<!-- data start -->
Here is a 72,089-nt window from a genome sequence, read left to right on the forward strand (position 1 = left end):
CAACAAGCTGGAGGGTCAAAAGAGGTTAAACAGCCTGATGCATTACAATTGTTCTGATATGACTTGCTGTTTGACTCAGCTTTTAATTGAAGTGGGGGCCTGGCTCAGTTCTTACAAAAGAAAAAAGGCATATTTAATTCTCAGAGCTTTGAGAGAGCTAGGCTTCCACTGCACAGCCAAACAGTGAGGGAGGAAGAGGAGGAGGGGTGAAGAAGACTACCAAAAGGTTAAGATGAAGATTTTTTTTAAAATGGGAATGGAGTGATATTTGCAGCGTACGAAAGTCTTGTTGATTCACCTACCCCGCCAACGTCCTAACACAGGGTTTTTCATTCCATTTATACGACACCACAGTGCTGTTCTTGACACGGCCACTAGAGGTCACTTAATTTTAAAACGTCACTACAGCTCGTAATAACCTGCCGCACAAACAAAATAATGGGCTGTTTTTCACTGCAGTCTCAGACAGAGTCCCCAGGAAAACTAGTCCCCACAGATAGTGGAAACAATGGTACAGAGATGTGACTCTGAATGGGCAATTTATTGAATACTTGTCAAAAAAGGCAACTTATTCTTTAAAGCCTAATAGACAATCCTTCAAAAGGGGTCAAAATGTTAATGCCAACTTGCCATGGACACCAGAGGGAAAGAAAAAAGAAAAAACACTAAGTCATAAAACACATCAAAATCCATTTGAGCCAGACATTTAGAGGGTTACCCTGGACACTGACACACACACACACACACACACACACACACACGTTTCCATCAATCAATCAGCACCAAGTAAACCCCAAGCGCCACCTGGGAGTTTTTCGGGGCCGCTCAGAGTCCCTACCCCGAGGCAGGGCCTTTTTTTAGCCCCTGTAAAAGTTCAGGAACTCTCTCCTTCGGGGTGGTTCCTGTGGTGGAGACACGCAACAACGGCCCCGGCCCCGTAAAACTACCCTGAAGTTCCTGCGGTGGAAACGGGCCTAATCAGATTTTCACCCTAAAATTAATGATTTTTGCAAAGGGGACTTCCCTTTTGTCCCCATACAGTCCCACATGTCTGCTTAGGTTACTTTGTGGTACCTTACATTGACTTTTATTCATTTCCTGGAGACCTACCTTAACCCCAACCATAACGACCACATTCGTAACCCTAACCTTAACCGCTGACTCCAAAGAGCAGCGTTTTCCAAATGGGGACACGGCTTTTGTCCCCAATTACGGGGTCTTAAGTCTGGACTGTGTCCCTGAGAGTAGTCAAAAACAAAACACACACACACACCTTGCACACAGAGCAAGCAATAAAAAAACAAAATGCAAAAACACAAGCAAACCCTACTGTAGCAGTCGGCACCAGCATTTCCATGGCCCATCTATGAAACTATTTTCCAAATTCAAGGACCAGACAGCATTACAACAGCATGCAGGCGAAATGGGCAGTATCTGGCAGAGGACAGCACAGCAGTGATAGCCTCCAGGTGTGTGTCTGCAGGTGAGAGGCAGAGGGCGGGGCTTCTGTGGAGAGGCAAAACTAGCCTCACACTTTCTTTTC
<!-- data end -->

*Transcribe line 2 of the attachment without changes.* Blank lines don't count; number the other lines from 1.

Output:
CAACAAGCTGGAGGGTCAAAAGAGGTTAAACAGCCTGATGCATTACAATTGTTCTGATATGACTTGCTGTTTGACTCAGCTTTTAATTGAAGTGGGGGCCTGGCTCAGTTCTTACAAAAGAAAAAAGGCATATTTAATTCTCAGAGCTTTGAGAGAGCTAGGCTTCCACTGCACAGCCAAACAGTGAGGGAGGAAGAGGAGGAGGGGTGAAGAAGACTACCAAAAGGTTAAGATGAAGATTTTTTTTAAAATGGGAATGGAGTGATATTTGCAGCGTACGAAAGTCTTGTTGATTCACCTACCCCGCCAACGTCCTAACACAGGGTTTTTCATTCCATTTATACGACACCACAGTGCTGTTCTTGACACGGCCACTAGAGGTCACTTAATTTTAAAACGTCACTACAGCTCGTAATAACCTGCCGCACAAACAAAATAATGGGCTGTTTTTCACTGCAGTCTCAGACAGAGTCCCCAGGAAAACTAGTCCCCACAGATAGTGGAAACAATGGTACAGAGATGTGACTCTGAATGGGCAATTTATTGAATACTTGTCAAAAAAGGCAACTTATTCTTTAAAGCCTAATAGACAATCCTTCAAAAGGGGTCAAAATGTTAATGCCAACTTGCCATGGACACCAGAGGGAAAGAAAAAAGAAAAAACACTAAGTCATAAAACACATCAAAATCCATTTGAGCCAGACATTTAGAGGGTTACCCTGGACACTGACACACACACACACACACACACACACACACACGTTTCCATCAATCAATCAGCACCAAGTAAACCCCAAGCGCCACCTGGGAGTTTTTCGGGGCCGCTCAGAGTCCCTACCCCGAGGCAGGGCCTTTTTTTAGCCCCTGTAAAAGTTCAGGAACTCTCTCCTTCGGGGTGGTTCCTGTGGTGGAGACACGCAACAACGGCCCCGGCCCCGTAAAACTACCCTGAAGTTCCTGCGGTGGAAACGGGCCTAATCAGATTTTCACCCTAAAATTAATGATTTTTGCAAAGGGGACTTCCCTTTTGTCCCCATACAGTCCCACATGTCTGCTTAGGTTACTTTGTGGTACCTTACATTGACTTTTATTCATTTCCTGGAGACCTACCTTAACCCCAACCATAACGACCACATTCGTAACCCTAACCTTAACCGCTGACTCCAAAGAGCAGCGTTTTCCAAATGGGGACACGGCTTTTGTCCCCAATTACGGGGTCTTAAGTCTGGACTGTGTCCCTGAGAGTAGTCAAAAACAAAACACACACACACACCTTGCACACAGAGCAAGCAATAAAAAAACAAAATGCAAAAACACAAGCAAACCCTACTGTAGCAGTCGGCACCAGCATTTCCATGGCCCATCTATGAAACTATTTTCCAAATTCAAGGACCAGACAGCATTACAACAGCATGCAGGCGAAATGGGCAGTATCTGGCAGAGGACAGCACAGCAGTGATAGCCTCCAGGTGTGTGTCTGCAGGTGAGAGGCAGAGGGCGGGGCTTCTGTGGAGAGGCAAAACTAGCCTCACACTTTCTTTTC